There are three phrases in our Constitution that every presbytery applies frequently: “fundamentals of our system of doctrine”, “ hostile to the system”, and “strikes at the vitals of religion.” They are found in Chapter 21-5 e. and f. of our Book of Church Order, and we apply them almost every time we examine a candidate for ordination or a man seeking to transfer into the presbytery. If he expresses a difference between what he believes and what the Confessional Standards teach (as most do), we are charged to judge whether that difference places him “out of accord with any of the fundamentals of our system.” which is the case if his difference is “hostile to the system” or “strikes at the vitals of religion.”

This is the grid we are to use to determine if some’s theological beliefs “fit” in the PCA – yet we never talk about that grid itself. Not once in all the years of regular attendance at the meetings of the presbyteries where I have served have I heard a presbytery discuss what these phrases mean. I would suggest this is a conversation we need to have.

I’m not suggesting that our presbyteries should strive to come up with some sort of abbreviated “List of Reformed Essentials,” though I’ll admit that my natural inclination is to be drawn to such lists. Lists like that erase ambiguity, they make decisions clear cut, and I’m a fan of unambiguous, clear cut decisions. But I think such a list would be a mistake for a couple of reasons. For one thing, it would create a sort of Confession-within-the-Confession, and we end up subscribing to our list rather than our Confession. But second, and even more importantly I think, if I were examining a candidate according to a list, I might be quicker to categorize his opinions according to the list, and less inclined to listen carefully to what he’s really affirming – and informed judgment requires careful listening.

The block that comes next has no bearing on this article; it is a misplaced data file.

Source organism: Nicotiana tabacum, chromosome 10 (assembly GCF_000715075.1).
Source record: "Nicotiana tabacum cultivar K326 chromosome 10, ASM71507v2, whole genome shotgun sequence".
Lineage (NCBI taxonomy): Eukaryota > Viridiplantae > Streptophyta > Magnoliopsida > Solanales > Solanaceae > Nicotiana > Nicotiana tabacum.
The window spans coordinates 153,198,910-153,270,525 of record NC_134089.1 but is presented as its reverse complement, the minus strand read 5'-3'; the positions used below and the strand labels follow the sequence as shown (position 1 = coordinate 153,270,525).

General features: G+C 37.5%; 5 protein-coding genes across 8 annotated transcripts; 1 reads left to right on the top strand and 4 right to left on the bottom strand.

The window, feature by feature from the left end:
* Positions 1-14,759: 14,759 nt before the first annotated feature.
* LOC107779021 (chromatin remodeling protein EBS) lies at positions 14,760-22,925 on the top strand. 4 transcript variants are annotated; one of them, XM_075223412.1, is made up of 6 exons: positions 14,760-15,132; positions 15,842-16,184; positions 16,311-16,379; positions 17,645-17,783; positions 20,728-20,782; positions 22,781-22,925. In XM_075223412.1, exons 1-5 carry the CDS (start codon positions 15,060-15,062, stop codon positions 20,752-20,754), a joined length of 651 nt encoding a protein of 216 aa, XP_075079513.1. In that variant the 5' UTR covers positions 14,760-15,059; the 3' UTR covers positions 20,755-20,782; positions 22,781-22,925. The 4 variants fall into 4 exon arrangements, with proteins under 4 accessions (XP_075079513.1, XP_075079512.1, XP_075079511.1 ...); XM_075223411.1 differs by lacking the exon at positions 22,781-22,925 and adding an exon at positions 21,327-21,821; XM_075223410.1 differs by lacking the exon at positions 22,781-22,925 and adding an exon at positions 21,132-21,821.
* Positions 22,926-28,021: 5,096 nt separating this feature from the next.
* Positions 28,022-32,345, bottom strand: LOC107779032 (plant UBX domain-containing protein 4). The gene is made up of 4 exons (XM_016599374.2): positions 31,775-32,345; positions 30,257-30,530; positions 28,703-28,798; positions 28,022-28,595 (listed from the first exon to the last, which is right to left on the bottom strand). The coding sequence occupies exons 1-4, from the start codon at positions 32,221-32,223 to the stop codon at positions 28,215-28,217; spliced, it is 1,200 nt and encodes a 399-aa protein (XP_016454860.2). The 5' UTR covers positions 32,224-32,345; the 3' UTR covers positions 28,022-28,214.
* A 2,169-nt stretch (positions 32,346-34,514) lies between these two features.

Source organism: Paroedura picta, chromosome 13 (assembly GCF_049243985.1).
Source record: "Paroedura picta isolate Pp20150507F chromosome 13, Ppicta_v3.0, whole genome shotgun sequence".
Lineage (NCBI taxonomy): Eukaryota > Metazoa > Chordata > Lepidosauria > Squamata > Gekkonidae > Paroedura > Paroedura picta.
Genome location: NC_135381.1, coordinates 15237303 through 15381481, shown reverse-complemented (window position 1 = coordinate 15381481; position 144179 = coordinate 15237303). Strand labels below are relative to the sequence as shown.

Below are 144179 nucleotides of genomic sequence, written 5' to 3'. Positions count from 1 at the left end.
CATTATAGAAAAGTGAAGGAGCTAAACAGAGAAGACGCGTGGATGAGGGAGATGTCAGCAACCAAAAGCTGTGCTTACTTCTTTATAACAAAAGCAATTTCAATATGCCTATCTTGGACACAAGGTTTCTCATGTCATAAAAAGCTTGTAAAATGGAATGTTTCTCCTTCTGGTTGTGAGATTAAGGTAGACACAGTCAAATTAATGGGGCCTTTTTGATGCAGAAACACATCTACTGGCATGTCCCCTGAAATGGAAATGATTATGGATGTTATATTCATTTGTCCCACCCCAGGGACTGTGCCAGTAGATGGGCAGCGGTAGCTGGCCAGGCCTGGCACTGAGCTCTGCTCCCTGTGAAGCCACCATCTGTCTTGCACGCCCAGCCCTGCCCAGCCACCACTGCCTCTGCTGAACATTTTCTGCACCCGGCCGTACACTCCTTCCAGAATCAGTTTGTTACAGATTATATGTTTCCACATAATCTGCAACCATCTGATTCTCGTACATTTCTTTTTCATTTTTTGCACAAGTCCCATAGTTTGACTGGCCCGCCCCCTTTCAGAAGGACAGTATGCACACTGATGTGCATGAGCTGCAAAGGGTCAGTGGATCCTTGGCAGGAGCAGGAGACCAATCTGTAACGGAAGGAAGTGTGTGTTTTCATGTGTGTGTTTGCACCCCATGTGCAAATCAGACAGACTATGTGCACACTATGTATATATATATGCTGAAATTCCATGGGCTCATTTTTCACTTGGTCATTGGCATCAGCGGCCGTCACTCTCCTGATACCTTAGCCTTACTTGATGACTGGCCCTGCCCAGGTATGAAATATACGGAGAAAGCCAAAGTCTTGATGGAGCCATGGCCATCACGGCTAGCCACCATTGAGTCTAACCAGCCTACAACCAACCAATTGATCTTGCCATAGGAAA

But some would argue that if a presbytery discussion like the one I’m proposing doesn’t produce some sort of authoritative conclusion, it won’t solve anything and is therefore useless. I disagree. Apart from such a discussion, we will have as many different grids as there are members of presbytery. I will have my own ideas about what might be hostile to our system of doctrine or what strikes at the vitals of religion, and I will apply them whenever I vote on someone’s exception – and you will have yours and do the same.

I would assert that we need to have those ideas challenged by each other. Maybe I consider something to be fundamental or vital that shouldn’t be, or perhaps there is something I should consider fundamental or vital but don’t, and the same may be true of you. Our discussion can help us learn from each other and as a body come to a better appreciation of the contours of our system of doctrine and how our Standards reflect those contours. I believe this discussion would make our process of handling exceptions more in keeping with our polity, as it would help us make judgments according to the wisdom of our entire presbytery rather than just our own individual opinions.